By Mary Ebeling
The first leg of Maryland’s Intercounty Connector—known locally as the ICC and envisioned as a multimodal transportation corridor—winds 18.8 miles between I-270/I-370 in Montgomery County and U.S. 1 in Prince George’s County. Supporters sold the project as one that would relieve gridlock, improve mobility, and respond to homeland security concerns. But the funding vision is currently challenged by reality, with traffic volumes and toll revenue much lower than projected.
Flat to declining VMT has been with us since 2004; to blame this trend on the recent economic downturn is probably not realistic. Upon consideration of VMT trends over the past decade, the importance of developing better models to predict automobile traffic volumes emerges as a key challenge faced by Departments of Transportation across the country. As more DOTs enter into public-private partnerships to build and operate toll roads, more accurate predictions of revenues from tolls are needed.
The importance of more accurate projections for travel demand hits home in more than one location. As numerous articles appear documenting the disappointing toll revenues generated from highway construction, it might be worth asking why this is the case. A recent report from Fitch Ratings calls demand forecasting “a key vulnerability…The probability of over-estimation remains high despite decades of experience with forecasting demand on transport projects.”
Volumes and tolls on the ICC are lower than what the low projections forecast. There are three routes paralleling the ICC and, while there is some documented congestion relief, it appears that many drivers chose to ride the toll-free routes rather than pay for the ICC.
The same has been found for other tolled road projects, notably the State Highway 130 corridor in Texas. Moody’s comments:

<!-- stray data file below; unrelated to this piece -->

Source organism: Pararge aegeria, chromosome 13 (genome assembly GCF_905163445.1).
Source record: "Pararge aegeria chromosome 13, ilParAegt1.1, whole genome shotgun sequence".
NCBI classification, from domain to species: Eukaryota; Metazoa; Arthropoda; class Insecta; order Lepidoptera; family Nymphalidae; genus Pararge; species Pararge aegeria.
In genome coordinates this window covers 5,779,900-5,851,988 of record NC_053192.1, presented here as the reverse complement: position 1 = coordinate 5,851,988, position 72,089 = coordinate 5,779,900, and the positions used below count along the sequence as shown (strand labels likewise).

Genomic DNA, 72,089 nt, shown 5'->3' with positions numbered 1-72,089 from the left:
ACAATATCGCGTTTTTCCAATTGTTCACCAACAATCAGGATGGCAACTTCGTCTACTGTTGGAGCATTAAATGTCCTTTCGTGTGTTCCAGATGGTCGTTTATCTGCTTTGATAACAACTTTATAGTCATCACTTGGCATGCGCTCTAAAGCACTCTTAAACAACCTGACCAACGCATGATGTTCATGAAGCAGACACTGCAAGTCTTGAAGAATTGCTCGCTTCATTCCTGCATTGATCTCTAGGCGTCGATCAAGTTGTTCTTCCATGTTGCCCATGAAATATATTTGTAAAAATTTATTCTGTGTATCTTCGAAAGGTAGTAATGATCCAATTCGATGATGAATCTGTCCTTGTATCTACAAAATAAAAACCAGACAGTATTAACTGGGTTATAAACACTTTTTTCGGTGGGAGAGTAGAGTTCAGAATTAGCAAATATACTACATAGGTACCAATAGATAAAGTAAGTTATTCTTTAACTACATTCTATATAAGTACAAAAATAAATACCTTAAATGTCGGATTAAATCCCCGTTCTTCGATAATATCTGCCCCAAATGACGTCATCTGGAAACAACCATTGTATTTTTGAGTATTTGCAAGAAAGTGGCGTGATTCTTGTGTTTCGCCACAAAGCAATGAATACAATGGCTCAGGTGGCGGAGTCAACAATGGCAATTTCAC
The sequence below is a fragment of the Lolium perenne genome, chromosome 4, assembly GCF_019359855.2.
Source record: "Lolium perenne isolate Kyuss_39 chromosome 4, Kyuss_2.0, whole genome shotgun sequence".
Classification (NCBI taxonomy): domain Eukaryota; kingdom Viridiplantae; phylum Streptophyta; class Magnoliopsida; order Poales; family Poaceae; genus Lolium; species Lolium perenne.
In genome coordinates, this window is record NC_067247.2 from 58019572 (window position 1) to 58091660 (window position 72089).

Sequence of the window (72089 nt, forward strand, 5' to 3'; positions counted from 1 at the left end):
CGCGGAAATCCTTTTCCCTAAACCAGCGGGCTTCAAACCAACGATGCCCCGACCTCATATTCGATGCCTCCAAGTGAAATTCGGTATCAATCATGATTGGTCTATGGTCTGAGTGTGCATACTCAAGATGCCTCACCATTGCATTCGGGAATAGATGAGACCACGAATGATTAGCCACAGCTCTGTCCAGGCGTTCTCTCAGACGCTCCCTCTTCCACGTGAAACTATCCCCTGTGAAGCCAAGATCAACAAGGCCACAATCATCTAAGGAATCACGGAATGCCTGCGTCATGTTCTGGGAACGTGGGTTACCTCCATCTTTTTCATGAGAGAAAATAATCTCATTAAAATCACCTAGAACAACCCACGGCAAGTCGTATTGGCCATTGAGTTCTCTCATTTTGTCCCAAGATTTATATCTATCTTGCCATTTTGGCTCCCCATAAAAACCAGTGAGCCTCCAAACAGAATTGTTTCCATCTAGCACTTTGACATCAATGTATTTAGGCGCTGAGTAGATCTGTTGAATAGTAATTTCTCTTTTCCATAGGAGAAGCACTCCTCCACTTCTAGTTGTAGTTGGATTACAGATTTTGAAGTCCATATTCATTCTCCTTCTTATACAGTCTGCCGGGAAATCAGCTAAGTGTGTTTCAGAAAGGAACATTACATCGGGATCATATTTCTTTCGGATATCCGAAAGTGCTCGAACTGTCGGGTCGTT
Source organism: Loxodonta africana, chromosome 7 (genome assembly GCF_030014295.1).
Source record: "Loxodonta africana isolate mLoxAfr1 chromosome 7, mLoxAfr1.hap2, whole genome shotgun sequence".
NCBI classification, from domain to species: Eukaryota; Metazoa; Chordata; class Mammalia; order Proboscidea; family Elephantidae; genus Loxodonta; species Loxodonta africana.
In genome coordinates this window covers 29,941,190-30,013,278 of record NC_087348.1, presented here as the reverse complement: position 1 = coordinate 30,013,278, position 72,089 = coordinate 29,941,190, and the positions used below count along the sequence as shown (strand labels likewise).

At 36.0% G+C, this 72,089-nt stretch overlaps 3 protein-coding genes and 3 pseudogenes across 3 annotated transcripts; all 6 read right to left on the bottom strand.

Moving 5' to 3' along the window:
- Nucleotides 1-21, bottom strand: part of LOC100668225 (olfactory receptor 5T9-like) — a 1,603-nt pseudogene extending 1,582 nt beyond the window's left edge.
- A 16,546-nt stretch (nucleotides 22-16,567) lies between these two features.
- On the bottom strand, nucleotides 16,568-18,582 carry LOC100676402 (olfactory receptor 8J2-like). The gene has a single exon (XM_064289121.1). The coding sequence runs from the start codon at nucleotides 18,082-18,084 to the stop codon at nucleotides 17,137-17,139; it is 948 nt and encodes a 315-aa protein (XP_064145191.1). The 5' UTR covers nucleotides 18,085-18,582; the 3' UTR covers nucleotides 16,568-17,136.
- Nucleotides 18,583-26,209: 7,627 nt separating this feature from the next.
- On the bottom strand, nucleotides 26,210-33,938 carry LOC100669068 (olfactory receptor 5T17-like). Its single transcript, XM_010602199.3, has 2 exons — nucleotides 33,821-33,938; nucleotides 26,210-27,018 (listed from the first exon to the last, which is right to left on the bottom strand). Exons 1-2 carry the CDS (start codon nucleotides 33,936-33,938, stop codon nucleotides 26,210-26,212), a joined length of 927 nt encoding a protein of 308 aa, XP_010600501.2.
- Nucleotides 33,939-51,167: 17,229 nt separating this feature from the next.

Traffic and revenue will continue to grow at a slow to moderate, yet inadequate pace in order to meet the current debt service profile….
Even under optimistic scenarios, Moody’s forecasts a shortfall in available funds to pay the June 30, 2014 debt service payments.… [A]bsent a sponsor injection of equity, a debt restructuring, or some other method of generating significantly more revenues, there is a high likelihood of a payment default in June 2014.
While the ICC is substantially complete, other large roadway projects with price tags of over a billion dollars are still on the books in many states. The Illiana expressway is one such recently-approved project. This project pits state traffic forecasts against the numbers generated by CMAP—Chicago’s metropolitan planning organization.
These experiences suggest that, when planning for major roadway expansions or tolling projects, DOTs should consider three new factors in traffic forecasting: first, how flat-to-declining VMT will affect revenues collected; second, how the presence of untolled parallel roadways will also impact toll revenue; and third, how driver value-of-time plays into roadway choice, also affecting toll collection.
Mary Ebeling is a Transportation Policy Analyst at SSTI.